Yesterday Newt Gingrich made some waves by suggesting that we could have a permanent moon base by the end of his second term. This was widely laughed off as Newt being crazy. Put aside considerations as to whether or not going back to the moon would be a good idea, is it technically possible? This is from last month's 'Astronomy' magazine. (I couldn't find the article online so I'm retyping this, any typos are mine.)
For example, SpaceX has already announced plans to build a heavy-lift rocket called the Falcon Heavy. It will be capable of putting more than 50 tons into orbit, and is financed from the profits and publicity earned from its Dragon supply missions to the Iss as well as SpaceX's other commercial satellite launches. Using Falcon Heavy, the company could launch Bigelow Aerospace's BA 330 space station as well as the additional supplies and rocket engines needed to take that module beyond Earth orbit and to the Moon.Keep in mind that this is from last month, published well before Gingrich said anything. It certainly doesn't seem like eight years is an insurmountable timeline. I don't know how much longer it would take to design a permanent base but this is a problem that people have been working on for literally decades. It sure seems like if we had the will we could do it.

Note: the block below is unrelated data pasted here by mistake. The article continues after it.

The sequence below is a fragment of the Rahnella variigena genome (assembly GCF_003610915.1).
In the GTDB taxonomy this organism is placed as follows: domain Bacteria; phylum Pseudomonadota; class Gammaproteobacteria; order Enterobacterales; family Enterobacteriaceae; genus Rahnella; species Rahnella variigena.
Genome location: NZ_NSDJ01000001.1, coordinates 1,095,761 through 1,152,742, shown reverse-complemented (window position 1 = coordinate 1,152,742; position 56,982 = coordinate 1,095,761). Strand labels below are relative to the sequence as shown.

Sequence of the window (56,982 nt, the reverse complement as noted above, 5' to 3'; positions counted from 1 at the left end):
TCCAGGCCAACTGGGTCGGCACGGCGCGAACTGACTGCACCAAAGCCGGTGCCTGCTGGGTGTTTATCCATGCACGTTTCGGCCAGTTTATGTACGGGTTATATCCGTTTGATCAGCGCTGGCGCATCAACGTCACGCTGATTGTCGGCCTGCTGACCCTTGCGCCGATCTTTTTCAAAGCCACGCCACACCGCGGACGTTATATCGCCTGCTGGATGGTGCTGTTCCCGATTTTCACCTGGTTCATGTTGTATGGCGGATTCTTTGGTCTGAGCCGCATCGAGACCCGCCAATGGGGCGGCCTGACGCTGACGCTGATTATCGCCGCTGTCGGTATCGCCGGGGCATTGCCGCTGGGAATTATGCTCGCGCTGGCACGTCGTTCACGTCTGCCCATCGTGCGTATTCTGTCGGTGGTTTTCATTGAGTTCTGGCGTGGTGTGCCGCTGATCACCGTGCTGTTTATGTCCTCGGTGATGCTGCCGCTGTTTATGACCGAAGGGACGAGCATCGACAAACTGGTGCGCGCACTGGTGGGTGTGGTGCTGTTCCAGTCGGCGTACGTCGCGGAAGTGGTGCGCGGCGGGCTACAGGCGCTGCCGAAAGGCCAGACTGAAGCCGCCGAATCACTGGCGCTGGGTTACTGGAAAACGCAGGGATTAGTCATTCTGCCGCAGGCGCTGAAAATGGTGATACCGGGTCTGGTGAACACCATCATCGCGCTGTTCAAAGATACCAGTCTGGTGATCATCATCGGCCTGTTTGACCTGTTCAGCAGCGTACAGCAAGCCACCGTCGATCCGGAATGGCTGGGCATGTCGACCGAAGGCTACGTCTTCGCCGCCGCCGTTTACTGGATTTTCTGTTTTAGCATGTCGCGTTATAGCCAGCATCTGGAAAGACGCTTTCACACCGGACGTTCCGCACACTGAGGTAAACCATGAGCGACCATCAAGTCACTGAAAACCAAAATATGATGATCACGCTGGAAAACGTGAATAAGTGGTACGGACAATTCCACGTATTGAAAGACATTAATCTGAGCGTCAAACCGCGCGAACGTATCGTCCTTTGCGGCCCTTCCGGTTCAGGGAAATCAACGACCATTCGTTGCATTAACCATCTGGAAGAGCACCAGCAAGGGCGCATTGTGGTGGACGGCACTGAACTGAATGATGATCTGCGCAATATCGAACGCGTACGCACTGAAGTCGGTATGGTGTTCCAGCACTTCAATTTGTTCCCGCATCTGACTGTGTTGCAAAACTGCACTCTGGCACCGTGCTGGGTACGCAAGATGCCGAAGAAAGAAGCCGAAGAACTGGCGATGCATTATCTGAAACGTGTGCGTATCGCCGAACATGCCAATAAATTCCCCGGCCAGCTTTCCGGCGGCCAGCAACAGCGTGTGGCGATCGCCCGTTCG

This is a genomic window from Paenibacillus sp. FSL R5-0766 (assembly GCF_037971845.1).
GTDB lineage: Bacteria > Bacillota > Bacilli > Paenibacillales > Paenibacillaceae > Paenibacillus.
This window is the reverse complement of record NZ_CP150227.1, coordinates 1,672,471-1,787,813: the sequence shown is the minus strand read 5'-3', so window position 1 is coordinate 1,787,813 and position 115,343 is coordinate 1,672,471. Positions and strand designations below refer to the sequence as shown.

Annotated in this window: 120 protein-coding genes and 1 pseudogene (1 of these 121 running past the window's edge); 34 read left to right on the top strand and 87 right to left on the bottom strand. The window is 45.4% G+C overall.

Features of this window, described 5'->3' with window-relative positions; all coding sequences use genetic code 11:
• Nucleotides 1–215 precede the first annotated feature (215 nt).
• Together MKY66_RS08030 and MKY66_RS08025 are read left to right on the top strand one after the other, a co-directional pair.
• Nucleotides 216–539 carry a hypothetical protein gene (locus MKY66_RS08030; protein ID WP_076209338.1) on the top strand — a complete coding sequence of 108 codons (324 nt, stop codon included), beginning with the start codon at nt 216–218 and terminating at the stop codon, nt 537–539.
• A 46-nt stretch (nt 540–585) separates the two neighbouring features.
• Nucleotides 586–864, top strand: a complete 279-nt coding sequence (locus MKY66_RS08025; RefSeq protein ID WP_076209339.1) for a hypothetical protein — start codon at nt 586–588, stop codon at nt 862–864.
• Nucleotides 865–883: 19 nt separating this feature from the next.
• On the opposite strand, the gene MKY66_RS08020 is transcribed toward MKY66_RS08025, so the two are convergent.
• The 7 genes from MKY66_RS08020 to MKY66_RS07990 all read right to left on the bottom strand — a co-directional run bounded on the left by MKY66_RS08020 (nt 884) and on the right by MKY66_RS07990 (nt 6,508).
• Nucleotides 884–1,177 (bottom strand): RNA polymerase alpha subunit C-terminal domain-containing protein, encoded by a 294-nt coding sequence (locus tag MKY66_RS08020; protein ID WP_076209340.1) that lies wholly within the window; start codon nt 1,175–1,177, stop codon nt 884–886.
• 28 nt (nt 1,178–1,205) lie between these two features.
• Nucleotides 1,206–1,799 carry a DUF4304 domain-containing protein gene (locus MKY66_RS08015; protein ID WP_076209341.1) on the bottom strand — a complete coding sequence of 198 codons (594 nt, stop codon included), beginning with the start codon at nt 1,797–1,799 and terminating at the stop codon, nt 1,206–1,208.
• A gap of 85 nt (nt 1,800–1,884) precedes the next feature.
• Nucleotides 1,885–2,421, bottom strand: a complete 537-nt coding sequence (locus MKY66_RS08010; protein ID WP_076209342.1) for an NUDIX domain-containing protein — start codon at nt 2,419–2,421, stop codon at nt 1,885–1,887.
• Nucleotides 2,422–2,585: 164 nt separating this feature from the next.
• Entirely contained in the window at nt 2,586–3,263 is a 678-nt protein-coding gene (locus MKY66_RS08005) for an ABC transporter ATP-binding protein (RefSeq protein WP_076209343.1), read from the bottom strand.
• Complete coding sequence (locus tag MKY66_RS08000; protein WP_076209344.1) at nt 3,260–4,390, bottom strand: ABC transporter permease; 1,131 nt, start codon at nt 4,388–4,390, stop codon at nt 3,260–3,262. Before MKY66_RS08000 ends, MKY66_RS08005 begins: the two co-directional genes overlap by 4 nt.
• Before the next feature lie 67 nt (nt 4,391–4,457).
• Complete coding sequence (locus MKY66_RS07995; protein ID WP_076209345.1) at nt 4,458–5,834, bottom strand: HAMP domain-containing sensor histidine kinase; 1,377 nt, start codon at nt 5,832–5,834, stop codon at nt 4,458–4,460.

Even more significant, Falcon Heavy and BA 330 will cost far less and be ready to fly much sooner than NASA's current proposal to build its own heavy0lift rocket to launch its Orion capsule for missions beyond Earth orbit. The first manned test flight of the NASA-built rocket, announced in September 2011, is not expected until 2021 and may cost somewhere between $25 and $60 billion to develop. In contrast, SpaceX built Falcon 9 for just $300 million and went from a blank sheet of paper to its first launch in only 4 years. Because Falcon Heavy is essentially three Falcon 9 first stages strapped together, the development cost for it will likely be as inexpensive and as straightforward as it was for Falcon 9.
Thus, not only would the private rocket be an affordable way for many rich tourists to get to the Moon, but it also would be a far more cost-effective method for the United States, or any other nation, to get there. All NASA would have to add is a lunar lander, something America already has experience building.